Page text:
Atomic View of a Toxic Amyloid Small Oligomer

See allHide authors and affiliations

Science  09 Mar 2012:
Vol. 335, Issue 6073, pp. 1228-1231
DOI: 10.1126/science.1213151

You are currently viewing the figures only.

View Full Text

Log in to view the full text

Log in through your institution

Log in through your institution

  1. Fig. 1

    The cylindrins derived from ABC, an amyloid-forming protein, exhibit the properties of oligomeric state, immunoreactivity, and cytotoxicity commonly ascribed to small amyloid oligomers. (A) Ribbon diagram of a single subunit of ABC (16), colored by propensity to form amyloid, with red being the highest and blue the lowest propensity. The segment from residue 90 to 100, termed K11V, forms the cylindrin. (B) Representative electron micrograph of amyloid fibrils formed by K11V-TR. (C) Overlaid size-exclusion chromatograms showing protein standards (blue dashed curve) and cylindrin segments. K11VV2L (purple curve; 1.2 kD per chain) and K11V-TR (green curve; 2.5 kD per chain) cylindrin segments migrate as oligomeric complexes. A mutant form of K11V-TR that disrupts oligomer formation of the cylindrin peptide, K11VV4W-TR (orange curve; 2.7 kD per chain), migrates as a dimeric or monomeric species. (D) Native nanoelectrospray mass spectrum of K11V-TR peak fractions from SEC-HPLC reveals trimeric tandem-repeat cylindrin oligomers, confirming that the oligomeric complexes coincide in mass with the crystallized cylindrins. Expansion of the most abundant ion series of a +5 charge state corresponding to a molecular mass of three K11V-TR chains, coinciding with the crystallographic trimeric oligomer with a mass accuracy of 3.93 parts per million (ppm), is shown, with mass/charge (m/z) labels. (E) Immunodot blot analysis of solutions of K11VV2L and K11V-TR oligomers and K11V-TR fibrils with prefibrillar oligomer-specific, polyclonal antibody A11 (5); and a mixture of fibril-specific monoclonal antibodies, OC (11). Solutions of cylindrin-forming segments are recognized by A11 but not by the OC antibody. In contrast, K11V-TR fibrils are recognized only by the OC antibody. Positive controls are shown to the right (5). (F) Cylindrin K11V-TR is toxic to four mammalian cell lines. Cell viability levels return to nearly 100% when we tested the control variant K11VV4W-TR. All samples were at a final concentration of 100 μM. Results represent mean ± SEM. Student’s t test (N = 4): **P < 0.01; ***P < 0.001.

  2. Fig. 2

    Crystal structures of cylindrins and computed free energy change of the simulated structural transition from cylindrin to a fibril. Each colored β strand (arrow) is composed of 11 amino acid residues from ABC of sequence KVKVLGDVIEV (K11V). (A) Schematic of unrolled cylindrin (outside view), illustrating strand-to-strand registration. Hydrogen bonds between the main chains of neighboring strands are shown by yellow dashed lines; hydrogen bonds mediated by water bridges or side chains are shown by blue dashed lines. (B) Ribbon representation of the cylindrin crystal structure. Pairs of strands form antiparallel dimers, which assemble around a threefold axis down the barrel axis of the cylindrin. The height of the cylindrin is 22 Å. The inner dimension of the cylindrin, around the waist from Cα to Cα, is 12 Å, and at the splayed ends the diameter is 22 Å. (C) The cylindrin with side chains shown as atoms and hydrogen bonds in yellow. Twelve backbone hydrogen bonds stabilize the strong interface between tightly twisted antiparallel strands (e.g., between green and purple chains). The weaker interface between the pairs of tightly twisted strands is formed by four main-chain hydrogen bonds, with an additional two hydrogen bonds coming from a water bridge and two hydrogen bonds from side-chain interactions (e.g., between purple and blue chains). The dry interior of the cylinder is closed by triplets of Val residues, shown as spheres, at the top and bottom. (D) Crystal structure of K11V-TR formed by three chains of 25 residues each. (E) Schematic of unrolled K11V-TR cylindrin (outside view). Similar hydrogen-bonding patterns are formed as in (A). (F) The computed Gibbs free energy at 300 K for a cylindrin forced to a fibril. The reaction coordinate measures the difference in root mean square deviation (ΔRMSD) from the two end points: the cylindrin and the in-register antiparallel β sheet (IAB). The cylindrin set the free energy minimum (point 1). The transition was initiated by disrupting the weak interface (points 2 and 3). As the cylindrin unrolls, the weak interface requires complete dissociation of backbone hydrogen bonds (points 4 and 5), whereas the strong interfaces maintains hydrogen bonding (point 6). The IAB has a higher free energy than the cylindrin (point 7), and when two IABs associate and interdigitate to form a steric zipper (point 8) the free energy drops to 5.2 kcal/mol per peptide lower than the cylindrin (table S4).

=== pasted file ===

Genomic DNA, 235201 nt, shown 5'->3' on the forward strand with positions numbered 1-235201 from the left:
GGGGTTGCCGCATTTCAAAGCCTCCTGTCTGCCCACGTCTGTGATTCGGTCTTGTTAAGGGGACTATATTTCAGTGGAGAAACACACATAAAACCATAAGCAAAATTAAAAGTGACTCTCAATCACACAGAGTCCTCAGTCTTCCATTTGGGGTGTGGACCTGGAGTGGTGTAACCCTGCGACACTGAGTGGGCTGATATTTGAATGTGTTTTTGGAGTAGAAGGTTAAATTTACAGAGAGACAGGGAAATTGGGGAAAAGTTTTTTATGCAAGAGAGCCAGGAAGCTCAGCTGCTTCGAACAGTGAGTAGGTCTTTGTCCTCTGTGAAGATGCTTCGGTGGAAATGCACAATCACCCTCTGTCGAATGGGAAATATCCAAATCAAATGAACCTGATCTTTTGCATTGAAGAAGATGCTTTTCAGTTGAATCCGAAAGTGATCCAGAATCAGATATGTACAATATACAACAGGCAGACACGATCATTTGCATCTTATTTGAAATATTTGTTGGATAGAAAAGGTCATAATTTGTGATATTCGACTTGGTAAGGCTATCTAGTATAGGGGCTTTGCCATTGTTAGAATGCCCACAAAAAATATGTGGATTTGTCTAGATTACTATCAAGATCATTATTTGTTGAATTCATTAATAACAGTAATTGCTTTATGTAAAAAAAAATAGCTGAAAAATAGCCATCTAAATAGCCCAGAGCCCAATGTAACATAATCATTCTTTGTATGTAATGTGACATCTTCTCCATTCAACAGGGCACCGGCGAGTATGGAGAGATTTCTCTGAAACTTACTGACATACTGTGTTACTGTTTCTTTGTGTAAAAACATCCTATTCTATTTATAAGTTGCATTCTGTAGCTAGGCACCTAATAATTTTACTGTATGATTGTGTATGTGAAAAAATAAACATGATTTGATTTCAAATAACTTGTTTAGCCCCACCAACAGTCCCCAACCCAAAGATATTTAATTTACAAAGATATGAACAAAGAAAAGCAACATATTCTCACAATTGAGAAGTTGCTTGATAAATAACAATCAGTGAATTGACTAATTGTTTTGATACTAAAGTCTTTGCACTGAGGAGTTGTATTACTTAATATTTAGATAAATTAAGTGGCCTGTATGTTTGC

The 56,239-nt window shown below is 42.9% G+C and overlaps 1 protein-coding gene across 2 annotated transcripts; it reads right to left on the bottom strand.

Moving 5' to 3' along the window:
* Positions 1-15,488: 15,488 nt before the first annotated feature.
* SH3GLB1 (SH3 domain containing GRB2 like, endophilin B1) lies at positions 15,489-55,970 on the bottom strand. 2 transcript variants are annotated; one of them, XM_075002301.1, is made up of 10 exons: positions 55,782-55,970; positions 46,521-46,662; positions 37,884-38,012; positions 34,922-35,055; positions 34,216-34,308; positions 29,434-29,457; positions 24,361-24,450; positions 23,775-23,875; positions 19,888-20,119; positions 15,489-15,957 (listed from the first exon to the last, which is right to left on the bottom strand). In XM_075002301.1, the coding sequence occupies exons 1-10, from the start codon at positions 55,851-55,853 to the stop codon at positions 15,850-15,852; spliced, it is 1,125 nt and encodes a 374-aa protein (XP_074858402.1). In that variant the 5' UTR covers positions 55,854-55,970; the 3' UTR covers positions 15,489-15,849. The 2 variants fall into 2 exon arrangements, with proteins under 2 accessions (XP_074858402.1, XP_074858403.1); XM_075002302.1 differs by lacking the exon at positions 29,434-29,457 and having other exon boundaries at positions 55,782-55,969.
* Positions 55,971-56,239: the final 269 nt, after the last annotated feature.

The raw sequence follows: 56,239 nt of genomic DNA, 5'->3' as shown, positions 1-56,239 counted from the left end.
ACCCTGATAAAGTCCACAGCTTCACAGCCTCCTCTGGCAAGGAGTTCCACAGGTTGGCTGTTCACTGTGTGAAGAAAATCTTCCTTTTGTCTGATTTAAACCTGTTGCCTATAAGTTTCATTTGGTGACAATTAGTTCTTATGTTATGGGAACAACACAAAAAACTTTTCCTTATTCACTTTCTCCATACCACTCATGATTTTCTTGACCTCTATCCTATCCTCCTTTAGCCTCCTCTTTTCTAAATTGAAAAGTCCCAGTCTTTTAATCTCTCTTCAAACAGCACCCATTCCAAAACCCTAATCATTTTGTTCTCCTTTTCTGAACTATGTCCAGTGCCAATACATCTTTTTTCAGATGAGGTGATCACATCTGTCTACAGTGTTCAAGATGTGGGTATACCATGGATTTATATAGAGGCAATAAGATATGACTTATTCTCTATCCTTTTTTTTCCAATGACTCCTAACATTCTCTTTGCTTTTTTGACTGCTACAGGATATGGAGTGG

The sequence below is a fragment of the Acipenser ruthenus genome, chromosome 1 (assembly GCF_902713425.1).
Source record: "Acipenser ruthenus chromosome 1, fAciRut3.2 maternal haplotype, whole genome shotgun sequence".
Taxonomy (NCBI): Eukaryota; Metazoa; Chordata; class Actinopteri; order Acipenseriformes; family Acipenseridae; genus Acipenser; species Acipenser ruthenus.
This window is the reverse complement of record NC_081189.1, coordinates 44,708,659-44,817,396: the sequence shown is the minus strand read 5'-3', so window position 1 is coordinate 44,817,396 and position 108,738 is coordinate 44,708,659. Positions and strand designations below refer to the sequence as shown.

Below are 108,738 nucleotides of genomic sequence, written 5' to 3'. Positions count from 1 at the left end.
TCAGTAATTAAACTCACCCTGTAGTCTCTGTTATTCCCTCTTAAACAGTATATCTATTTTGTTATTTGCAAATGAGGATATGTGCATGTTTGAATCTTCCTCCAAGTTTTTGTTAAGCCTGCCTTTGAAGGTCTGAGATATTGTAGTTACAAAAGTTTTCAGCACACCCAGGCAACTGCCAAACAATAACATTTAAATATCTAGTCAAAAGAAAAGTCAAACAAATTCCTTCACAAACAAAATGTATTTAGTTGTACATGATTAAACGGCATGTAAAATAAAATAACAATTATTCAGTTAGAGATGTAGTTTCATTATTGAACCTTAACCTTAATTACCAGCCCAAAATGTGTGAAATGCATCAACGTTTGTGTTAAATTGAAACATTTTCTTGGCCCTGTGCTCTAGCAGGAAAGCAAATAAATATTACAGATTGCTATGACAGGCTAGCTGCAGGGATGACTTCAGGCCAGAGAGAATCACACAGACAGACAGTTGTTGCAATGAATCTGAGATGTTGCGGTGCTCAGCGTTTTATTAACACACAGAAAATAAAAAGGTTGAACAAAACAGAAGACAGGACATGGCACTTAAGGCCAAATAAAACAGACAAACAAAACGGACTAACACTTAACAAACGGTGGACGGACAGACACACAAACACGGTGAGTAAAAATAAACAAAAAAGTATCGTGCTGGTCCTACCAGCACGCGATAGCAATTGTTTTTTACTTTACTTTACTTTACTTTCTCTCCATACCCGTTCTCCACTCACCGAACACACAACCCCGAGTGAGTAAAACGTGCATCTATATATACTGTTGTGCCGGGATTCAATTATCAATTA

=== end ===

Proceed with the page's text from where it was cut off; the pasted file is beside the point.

Stay Connected to Science